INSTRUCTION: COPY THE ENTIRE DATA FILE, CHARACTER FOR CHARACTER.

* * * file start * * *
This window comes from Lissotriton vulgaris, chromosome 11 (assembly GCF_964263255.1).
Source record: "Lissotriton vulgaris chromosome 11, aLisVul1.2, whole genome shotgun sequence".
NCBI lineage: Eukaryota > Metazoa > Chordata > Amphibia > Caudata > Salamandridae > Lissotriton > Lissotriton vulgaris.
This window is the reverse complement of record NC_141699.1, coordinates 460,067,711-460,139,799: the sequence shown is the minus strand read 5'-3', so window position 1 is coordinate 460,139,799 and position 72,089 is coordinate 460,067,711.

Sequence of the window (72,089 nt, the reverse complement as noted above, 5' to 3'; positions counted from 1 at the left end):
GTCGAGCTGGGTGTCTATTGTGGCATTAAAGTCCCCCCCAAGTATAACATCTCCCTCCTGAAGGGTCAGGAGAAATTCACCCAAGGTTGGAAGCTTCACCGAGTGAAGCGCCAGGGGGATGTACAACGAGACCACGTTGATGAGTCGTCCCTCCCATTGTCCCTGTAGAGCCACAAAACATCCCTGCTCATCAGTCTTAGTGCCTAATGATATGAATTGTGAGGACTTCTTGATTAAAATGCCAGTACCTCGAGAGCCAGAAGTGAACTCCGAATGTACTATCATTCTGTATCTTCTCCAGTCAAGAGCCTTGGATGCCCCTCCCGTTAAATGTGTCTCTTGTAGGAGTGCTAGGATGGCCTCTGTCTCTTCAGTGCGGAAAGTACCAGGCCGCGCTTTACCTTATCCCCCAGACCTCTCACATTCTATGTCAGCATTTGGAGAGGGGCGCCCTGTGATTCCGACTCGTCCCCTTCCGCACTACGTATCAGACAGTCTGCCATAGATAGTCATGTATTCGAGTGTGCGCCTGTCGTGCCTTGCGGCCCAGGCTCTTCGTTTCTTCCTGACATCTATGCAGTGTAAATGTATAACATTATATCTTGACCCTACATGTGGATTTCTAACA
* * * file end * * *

This window comes from Lissotriton vulgaris, chromosome 11 (assembly GCF_964263255.1).
Source record: "Lissotriton vulgaris chromosome 11, aLisVul1.2, whole genome shotgun sequence".
NCBI lineage: Eukaryota > Metazoa > Chordata > Amphibia > Caudata > Salamandridae > Lissotriton > Lissotriton vulgaris.
This window is the reverse complement of record NC_141699.1, coordinates 460,067,711-460,139,799: the sequence shown is the minus strand read 5'-3', so window position 1 is coordinate 460,139,799 and position 72,089 is coordinate 460,067,711.

Sequence of the window (72,089 nt, the reverse complement as noted above, 5' to 3'; positions counted from 1 at the left end):
GTCGAGCTGGGTGTCTATTGTGGCATTAAAGTCCCCCCCAAGTATAACATCTCCCTCCTGAAGGGTCAGGAGAAATTCACCCAAGGTTGGAAGCTTCACCGAGTGAAGCGCCAGGGGGATGTACAACGAGACCACGTTGATGAGTCGTCCCTCCCATTGTCCCTGTAGAGCCACAAAACATCCCTGCTCATCAGTCTTAGTGCCTAATGATATGAATTGTGAGGACTTCTTGATTAAAATGCCAGTACCTCGAGAGCCAGAAGTGAACTCCGAATGTACTATCATTCTGTATCTTCTCCAGTCAAGAGCCTTGGATGCCCCTCCCGTTAAATGTGTCTCTTGTAGGAGTGCTAGGATGGCCTCTGTCTCTTCAGTGCGGAAAGTACCAGGCCGCGCTTTACCTTATCCCCCAGACCTCTCACATTCTATGTCAGCATTTGGAGAGGGGCGCCCTGTGATTCCGACTCGTCCCCTTCCGCACTACGTATCAGACAGTCTGCCATAGATAGTCATGTATTCGAGTGTGCGCCTGTCGTGCCTTGCGGCCCAGGCTCTTCGTTTCTTCCTGACATCTATGCAGTGTAAATGTATAACATTATATCTTGACCCTACATGTGGATTTCTAACA